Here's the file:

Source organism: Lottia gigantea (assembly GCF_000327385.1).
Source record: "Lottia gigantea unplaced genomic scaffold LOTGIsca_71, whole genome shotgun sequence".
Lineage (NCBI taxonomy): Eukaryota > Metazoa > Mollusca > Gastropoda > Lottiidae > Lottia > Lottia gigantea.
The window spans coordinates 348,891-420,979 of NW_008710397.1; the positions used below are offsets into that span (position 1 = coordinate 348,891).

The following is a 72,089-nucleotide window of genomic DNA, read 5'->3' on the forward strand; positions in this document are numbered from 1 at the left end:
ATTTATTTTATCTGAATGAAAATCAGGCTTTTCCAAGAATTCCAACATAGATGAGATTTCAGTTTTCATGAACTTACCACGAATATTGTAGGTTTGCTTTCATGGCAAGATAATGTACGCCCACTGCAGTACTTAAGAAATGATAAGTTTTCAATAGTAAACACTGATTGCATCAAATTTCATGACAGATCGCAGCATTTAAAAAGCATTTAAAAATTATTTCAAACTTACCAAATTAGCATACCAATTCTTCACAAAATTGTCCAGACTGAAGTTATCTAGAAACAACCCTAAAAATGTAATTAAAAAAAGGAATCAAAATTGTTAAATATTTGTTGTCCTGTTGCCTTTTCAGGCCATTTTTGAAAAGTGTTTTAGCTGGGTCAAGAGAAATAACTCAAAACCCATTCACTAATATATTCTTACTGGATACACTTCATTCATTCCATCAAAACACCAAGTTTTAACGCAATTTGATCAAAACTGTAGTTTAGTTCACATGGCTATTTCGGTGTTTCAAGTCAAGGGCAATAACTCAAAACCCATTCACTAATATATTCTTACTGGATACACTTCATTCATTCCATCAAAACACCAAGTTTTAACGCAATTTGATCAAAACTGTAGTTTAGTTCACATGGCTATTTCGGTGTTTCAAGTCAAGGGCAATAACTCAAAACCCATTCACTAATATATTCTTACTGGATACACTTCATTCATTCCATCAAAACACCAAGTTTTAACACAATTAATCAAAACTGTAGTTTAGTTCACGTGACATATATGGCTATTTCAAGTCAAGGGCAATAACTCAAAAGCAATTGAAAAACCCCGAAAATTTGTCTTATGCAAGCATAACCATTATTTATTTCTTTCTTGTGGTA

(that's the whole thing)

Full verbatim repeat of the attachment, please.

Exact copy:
Source organism: Lottia gigantea (assembly GCF_000327385.1).
Source record: "Lottia gigantea unplaced genomic scaffold LOTGIsca_71, whole genome shotgun sequence".
Lineage (NCBI taxonomy): Eukaryota > Metazoa > Mollusca > Gastropoda > Lottiidae > Lottia > Lottia gigantea.
The window spans coordinates 348,891-420,979 of NW_008710397.1; the positions used below are offsets into that span (position 1 = coordinate 348,891).

The following is a 72,089-nucleotide window of genomic DNA, read 5'->3' on the forward strand; positions in this document are numbered from 1 at the left end:
ATTTATTTTATCTGAATGAAAATCAGGCTTTTCCAAGAATTCCAACATAGATGAGATTTCAGTTTTCATGAACTTACCACGAATATTGTAGGTTTGCTTTCATGGCAAGATAATGTACGCCCACTGCAGTACTTAAGAAATGATAAGTTTTCAATAGTAAACACTGATTGCATCAAATTTCATGACAGATCGCAGCATTTAAAAAGCATTTAAAAATTATTTCAAACTTACCAAATTAGCATACCAATTCTTCACAAAATTGTCCAGACTGAAGTTATCTAGAAACAACCCTAAAAATGTAATTAAAAAAAGGAATCAAAATTGTTAAATATTTGTTGTCCTGTTGCCTTTTCAGGCCATTTTTGAAAAGTGTTTTAGCTGGGTCAAGAGAAATAACTCAAAACCCATTCACTAATATATTCTTACTGGATACACTTCATTCATTCCATCAAAACACCAAGTTTTAACGCAATTTGATCAAAACTGTAGTTTAGTTCACATGGCTATTTCGGTGTTTCAAGTCAAGGGCAATAACTCAAAACCCATTCACTAATATATTCTTACTGGATACACTTCATTCATTCCATCAAAACACCAAGTTTTAACGCAATTTGATCAAAACTGTAGTTTAGTTCACATGGCTATTTCGGTGTTTCAAGTCAAGGGCAATAACTCAAAACCCATTCACTAATATATTCTTACTGGATACACTTCATTCATTCCATCAAAACACCAAGTTTTAACACAATTAATCAAAACTGTAGTTTAGTTCACGTGACATATATGGCTATTTCAAGTCAAGGGCAATAACTCAAAAGCAATTGAAAAACCCCGAAAATTTGTCTTATGCAAGCATAACCATTATTTATTTCTTTCTTGTGGTA